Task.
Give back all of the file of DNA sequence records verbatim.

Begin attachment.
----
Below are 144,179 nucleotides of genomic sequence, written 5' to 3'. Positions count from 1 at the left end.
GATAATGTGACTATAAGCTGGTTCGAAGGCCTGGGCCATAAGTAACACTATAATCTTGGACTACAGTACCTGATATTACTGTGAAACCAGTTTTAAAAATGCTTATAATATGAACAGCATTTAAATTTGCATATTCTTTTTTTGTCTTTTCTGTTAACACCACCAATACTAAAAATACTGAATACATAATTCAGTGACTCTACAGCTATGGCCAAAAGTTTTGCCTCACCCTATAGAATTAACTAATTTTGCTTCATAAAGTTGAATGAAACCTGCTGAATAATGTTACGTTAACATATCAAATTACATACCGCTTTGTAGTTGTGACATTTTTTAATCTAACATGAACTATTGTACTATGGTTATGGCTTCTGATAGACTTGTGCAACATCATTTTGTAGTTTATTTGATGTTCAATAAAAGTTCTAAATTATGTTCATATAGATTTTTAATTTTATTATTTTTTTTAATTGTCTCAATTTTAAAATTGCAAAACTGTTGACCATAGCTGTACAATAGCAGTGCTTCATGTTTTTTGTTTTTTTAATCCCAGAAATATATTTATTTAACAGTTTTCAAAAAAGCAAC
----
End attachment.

Below are 144,179 nucleotides of genomic sequence, written 5' to 3'. Positions count from 1 at the left end.
GATAATGTGACTATAAGCTGGTTCGAAGGCCTGGGCCATAAGTAACACTATAATCTTGGACTACAGTACCTGATATTACTGTGAAACCAGTTTTAAAAATGCTTATAATATGAACAGCATTTAAATTTGCATATTCTTTTTTTGTCTTTTCTGTTAACACCACCAATACTAAAAATACTGAATACATAATTCAGTGACTCTACAGCTATGGCCAAAAGTTTTGCCTCACCCTATAGAATTAACTAATTTTGCTTCATAAAGTTGAATGAAACCTGCTGAATAATGTTACGTTAACATATCAAATTACATACCGCTTTGTAGTTGTGACATTTTTTAATCTAACATGAACTATTGTACTATGGTTATGGCTTCTGATAGACTTGTGCAACATCATTTTGTAGTTTATTTGATGTTCAATAAAAGTTCTAAATTATGTTCATATAGATTTTTAATTTTATTATTTTTTTTAATTGTCTCAATTTTAAAATTGCAAAACTGTTGACCATAGCTGTACAATAGCAGTGCTTCATGTTTTTTGTTTTTTTAATCCCAGAAATATATTTATTTAACAGTTTTCAAAAAAGCAAC